I believe that in practice (read: Testing) has shown that rolling resistance is almost the same or less? for 'friction' or journal bearings in full-film hydrodynamic lubication mode. Roller bearings primary advantage is that they have lower friction during starting and very slow movement, where a plain journal bearing is in transition stage for those modes of operation. You can roughly calculate the mode of operation given the speed of your loco if you know the axle's journal dia, and your lubrication oil's properties. Check out plain journal bearings in a Fundamentals of Machine Elements book.
To me, the pros of rollers are that today's locomotives in recreational service do a lot of starting and stopping, not much long steady running.
The con, that they are less forgiving with the dirt, stresses, and the availability and price for our application is a roadblock.


Author:  Dave [ Thu Nov 08, 2007 3:31 pm ]
Post subject:  Re: roller bearing conversions

Doc, I don't think the 4 bearings on your engine will impart anywhere near the rolling resistance difference (once turned enough to bring lube up from the cellar) to be more than marginal. Probably piston drag and valve gear powering, including shoving the valve back and forth even if it is balanced, will make any potential bearing resistance marginal at best, inconsequential at most likely. What roller bearings can do is reduce maintenence associated with lubrication, and with lateral wear issues. It's more about long-term savings than daily efficiency gains.

I'd be looking at more efficient combustion engineering like GPCS and Lempor / Koopmans front ends to get more efficiency related savings if that's your goal. You might also check out what Sulzer has developed with boiler insulation and light oil firing.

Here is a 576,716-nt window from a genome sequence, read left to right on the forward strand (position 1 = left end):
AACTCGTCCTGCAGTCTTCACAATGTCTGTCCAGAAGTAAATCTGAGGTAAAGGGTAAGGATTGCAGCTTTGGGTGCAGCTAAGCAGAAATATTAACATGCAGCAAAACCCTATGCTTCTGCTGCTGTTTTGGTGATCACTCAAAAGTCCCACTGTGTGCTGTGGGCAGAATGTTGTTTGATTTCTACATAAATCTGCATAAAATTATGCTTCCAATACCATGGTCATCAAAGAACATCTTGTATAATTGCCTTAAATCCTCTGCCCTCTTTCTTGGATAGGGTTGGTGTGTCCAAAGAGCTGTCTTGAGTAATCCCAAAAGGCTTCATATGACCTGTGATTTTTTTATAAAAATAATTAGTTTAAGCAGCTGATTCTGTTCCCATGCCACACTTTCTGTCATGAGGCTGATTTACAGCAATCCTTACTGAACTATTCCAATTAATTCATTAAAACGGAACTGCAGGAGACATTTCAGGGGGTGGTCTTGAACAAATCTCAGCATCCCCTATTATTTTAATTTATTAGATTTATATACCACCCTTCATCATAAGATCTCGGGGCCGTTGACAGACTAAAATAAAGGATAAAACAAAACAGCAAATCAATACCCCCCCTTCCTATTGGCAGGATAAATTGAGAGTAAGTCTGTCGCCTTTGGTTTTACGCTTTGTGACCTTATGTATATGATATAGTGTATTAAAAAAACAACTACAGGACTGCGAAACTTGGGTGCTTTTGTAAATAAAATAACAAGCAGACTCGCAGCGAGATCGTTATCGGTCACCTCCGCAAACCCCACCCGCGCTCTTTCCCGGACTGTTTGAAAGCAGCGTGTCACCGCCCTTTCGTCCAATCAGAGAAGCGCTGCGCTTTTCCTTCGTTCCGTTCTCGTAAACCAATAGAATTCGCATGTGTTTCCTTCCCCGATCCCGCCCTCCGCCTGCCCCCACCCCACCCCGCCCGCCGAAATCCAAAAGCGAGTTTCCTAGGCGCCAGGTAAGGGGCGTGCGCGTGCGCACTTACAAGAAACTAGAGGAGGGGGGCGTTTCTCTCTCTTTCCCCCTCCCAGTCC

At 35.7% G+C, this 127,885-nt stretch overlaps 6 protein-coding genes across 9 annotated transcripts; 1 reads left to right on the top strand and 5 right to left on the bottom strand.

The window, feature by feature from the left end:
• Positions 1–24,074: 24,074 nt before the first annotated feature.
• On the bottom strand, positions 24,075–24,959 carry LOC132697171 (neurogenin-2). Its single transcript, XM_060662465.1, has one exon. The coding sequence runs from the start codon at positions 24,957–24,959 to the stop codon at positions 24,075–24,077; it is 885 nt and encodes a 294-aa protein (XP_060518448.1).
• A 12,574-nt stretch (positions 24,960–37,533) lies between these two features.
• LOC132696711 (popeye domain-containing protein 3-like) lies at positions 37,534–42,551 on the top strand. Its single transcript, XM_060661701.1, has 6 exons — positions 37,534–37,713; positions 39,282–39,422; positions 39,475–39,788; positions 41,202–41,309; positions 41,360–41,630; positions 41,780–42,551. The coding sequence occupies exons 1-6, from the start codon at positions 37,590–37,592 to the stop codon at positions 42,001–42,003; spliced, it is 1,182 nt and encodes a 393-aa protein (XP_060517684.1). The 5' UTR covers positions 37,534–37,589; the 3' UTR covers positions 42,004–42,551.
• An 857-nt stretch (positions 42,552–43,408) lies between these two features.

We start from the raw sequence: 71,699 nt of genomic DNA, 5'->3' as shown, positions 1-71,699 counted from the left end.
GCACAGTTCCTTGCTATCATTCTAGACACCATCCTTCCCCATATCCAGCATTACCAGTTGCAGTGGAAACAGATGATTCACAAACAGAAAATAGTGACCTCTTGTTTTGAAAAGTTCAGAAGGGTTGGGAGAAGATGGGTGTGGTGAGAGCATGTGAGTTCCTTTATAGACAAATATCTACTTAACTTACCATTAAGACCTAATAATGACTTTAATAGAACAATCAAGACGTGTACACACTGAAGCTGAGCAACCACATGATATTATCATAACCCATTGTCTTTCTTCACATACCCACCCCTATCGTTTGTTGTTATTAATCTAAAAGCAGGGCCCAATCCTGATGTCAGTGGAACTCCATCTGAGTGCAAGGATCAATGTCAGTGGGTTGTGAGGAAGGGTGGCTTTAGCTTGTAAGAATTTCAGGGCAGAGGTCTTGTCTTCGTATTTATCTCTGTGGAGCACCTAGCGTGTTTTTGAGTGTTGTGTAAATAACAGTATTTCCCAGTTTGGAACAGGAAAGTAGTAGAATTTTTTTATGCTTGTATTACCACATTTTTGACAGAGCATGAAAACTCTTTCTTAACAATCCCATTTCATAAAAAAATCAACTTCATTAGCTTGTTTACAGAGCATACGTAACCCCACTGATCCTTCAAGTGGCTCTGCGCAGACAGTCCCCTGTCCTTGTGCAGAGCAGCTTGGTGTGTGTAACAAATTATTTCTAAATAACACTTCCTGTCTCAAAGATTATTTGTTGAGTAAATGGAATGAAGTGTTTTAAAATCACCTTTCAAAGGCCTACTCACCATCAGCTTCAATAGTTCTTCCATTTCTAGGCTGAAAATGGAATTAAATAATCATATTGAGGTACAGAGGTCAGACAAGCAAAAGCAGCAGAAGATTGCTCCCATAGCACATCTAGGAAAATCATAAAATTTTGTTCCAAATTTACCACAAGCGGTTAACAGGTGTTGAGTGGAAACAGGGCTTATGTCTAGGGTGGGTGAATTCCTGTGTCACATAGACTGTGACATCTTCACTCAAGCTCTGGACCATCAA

BTW, I heard from a pretty knowledgable guy that I ought not to have applauded Greg Dodd for his experiment. FWIW, I can't see any point in discouraging innovation. The fact that it didn't work simply educated us all about how not to do it, which costs us nothing and might save us some trouble down the line. GSMRR might have had to devote some resources to putting it back, but that doesn't diminish the value of the lesson from my POV.


Author:  dr dodge [ Thu Nov 08, 2007 8:18 pm ]
Post subject:  Re: roller bearing conversions

in my opinion, between the ease of maintainence, frictional (=heat) losses,
it is definately worth exploring
especially if the sidegear is done, too

as far as combustion efficiency I have some even more bizzarre ideas
(alternate fuels, pressurized fireboxes,preheaters, turbochargers, and more)
small scale experiments are currently underway, but this thread is not the time or place.

when we raced dirt cars, the last one we built, we went weight and rolling resistance reduction crazy. when we were done, the car (missouri street stock) weighed 2300# and won track champion (by a bunch).
I say that because it taught me that every little gain is worth the effort to try it.
(plus then the loco would be FRA legal on a main line)


Author:  David Farlow [ Thu Nov 08, 2007 8:42 pm ]
Post subject:  Re: roller bearing conversions

It would be FRA legal with friction bearings, just like Flagg Coal #75. As for the mainline and an 0-4-0 ....

David Farlow
Whitewater Valley Railroad

Author:  whodom [ Fri Nov 09, 2007 7:51 am ]
Post subject:  Re: roller bearing conversions

dr dodge wrote:
in my opinion, between the ease of maintainence, frictional (=heat) losses,
it is definately worth exploring
especially if the sidegear is done, too

I strongly suggest you start off talking to the bearing manufacturer. They have application engineers who do nothing but figure out how to use their bearings and they should be able to tell you if they'll work and which ones to use.

Author:  dr dodge [ Mon Nov 12, 2007 4:45 am ]
Post subject:  Re: roller bearing conversions

does anyone know the specs weight wise of a fully loaded 0-4-0 tank?
length (wheel base and knuckle to knuckle)?
when you calculate the side loads on the wheels do you count the mass of the cars pulled, or just base it off the tractive effort available?
I figure its the same as calculating the seesaw thing as far as side loads based upon your worst radius/angle (which, I am guessing, is the switch frogs)